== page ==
NASCAR AUTOZONE ELITE DIVISION, SOUTHEAST SERIES DRIVERS LOOK TO GRAB ATTENTION AT KENTUCKY SPEEDWAY DAYTONA BEACH, Fla. (June 14, 2005) -- The NASCAR AutoZone Elite Division, Southeast Series drivers will be in the spotlight once again this...
NASCAR AUTOZONE ELITE DIVISION, SOUTHEAST SERIES DRIVERS LOOK TO GRAB ATTENTION AT KENTUCKY SPEEDWAY
DAYTONA BEACH, Fla. (June 14, 2005) -- The NASCAR AutoZone Elite Division, Southeast Series drivers will be in the spotlight once again this Friday night at Kentucky Speedway, as they will compete in conjunction with the NASCAR Busch Series for the second straight weekend.
Last Friday night at Nashville Superspeedway, J.R. Norris took his second career victory at the very same track that he won his first race in 2004. The Southeast Series race was a night prior to the NASCAR Busch Series race that got rained-out by and was completed Sunday afternoon. After the NASCAR Busch Series teams and drivers got finished with their first practice session, more than a few stayed around to watch the Southeast Series drivers in action.
"We are definitely in the spotlight in front of a lot of great Busch Series teams and drivers," Norris says. "They all take notice of what the Southeast Series teams and drivers are doing. It's cool because they do pay so much attention to who runs well and wins. David Stremme came up to me last Friday night at Nashville after I won. He talked to me and told me I did a good job.
"People do notice the Southeast Series drivers when we get the chance to run in conjunction with the Busch Series on the same weekends. It helps us all get a lot of exposure."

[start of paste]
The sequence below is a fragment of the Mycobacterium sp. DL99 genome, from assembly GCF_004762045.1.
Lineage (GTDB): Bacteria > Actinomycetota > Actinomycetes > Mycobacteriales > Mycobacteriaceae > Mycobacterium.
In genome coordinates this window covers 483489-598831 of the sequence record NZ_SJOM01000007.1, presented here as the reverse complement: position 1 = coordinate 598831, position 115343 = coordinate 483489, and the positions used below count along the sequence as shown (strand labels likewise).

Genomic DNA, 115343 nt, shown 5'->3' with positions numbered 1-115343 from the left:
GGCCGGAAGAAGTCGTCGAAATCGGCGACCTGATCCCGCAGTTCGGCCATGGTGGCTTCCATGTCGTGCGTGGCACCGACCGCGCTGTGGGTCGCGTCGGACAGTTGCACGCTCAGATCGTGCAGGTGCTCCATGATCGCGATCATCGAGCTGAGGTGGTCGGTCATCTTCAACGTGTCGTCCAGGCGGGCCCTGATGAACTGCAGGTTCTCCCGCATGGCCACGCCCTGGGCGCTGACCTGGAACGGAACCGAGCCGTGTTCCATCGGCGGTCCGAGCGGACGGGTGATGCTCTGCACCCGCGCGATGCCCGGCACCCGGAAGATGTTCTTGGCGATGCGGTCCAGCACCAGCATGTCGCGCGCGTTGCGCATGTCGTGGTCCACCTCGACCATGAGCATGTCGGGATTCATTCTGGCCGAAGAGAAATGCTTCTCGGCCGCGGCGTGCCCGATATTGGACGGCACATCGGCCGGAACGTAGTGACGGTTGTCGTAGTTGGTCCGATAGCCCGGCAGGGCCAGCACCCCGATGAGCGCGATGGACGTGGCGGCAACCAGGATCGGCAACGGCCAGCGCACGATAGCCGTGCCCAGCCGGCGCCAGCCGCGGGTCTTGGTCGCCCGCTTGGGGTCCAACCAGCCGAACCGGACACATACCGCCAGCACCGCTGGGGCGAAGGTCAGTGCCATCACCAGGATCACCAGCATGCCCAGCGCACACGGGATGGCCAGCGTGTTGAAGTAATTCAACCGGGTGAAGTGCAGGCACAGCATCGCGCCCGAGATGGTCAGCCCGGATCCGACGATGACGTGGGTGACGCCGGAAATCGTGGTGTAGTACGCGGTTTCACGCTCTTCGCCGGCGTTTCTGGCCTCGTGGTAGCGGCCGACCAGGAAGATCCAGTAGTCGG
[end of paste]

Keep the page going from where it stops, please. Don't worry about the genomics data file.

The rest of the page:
The Southeast Series qualifies Friday afternoon and races that same night in the Insight Communications 150 while the NASCAR Busch Series teams and drivers do just the same the following day leading into Saturday night's Meijer 300 Presented by Oreo.
Erik Darnell, the driver of the No. 7 Simply Wow Chevrolet, is walking proof that top NASCAR team owners and drivers look to the Southeast Series competitors for future talent.
"I definitely think it's a good thing as far as exposure," says Erik Darnell, a standout Southeast Series competitor in 2004 who recently signed a driver developmental contract with Roush Racing. "In my case, I'm pretty lucky because I've already caught somebody's eye and got a good deal going for me. But it's also huge for the other drivers who are trying to get recognized.
"It's very satisfying to see that these big NASCAR team owners are looking at Southeast Series drivers who are young and talented. They do pay attention to this series. I feel like I'm very fortunate to be in the situation I'm in and have an opportunity like this."
Dusty Williams is another driver looking for big things this Friday night, heading into the 100-lap race around the 1.5-mile oval with sole possession of the Southeast Series championship lead for the first time in his career.
"I'm looking forward to the challenge," says Williams, a native of Savannah, Ga. "These two races at Kentucky and Nashville are huge for the Southeast Series drivers because of the exposure we get by racing on the same weekend as the cars and stars of the Busch Series. I love racing every weekend whether it's in the Southeast Series or on an off weekend when I'll go dirt track racing."
While some drivers go into the Southeast Series/Busch Series conjunction races hoping their on-track efforts open the eyes of potential team owners, Williams has chosen a different approach by going to teams like Roush Racing and letting them know of his interest.
In fact, Williams introduced himself to team owner Jack Roush last weekend prior to the NASCAR Busch Series race at Nashville.
"I saw Jack Roush sitting on the pit wall talking on his cell phone before the Busch race, so I thought that might be a golden opportunity to let him know who I was," Williams explains. "I was dressed up pretty nice so I felt presentable to walk up to him and let him know who I was. I waited for him to get off the phone before I walked up and introduced myself. I didn't think I really had anything to lose. I didn't want to take up too much of his time and irritate him. I did what I wanted to do so hopefully that will pay off."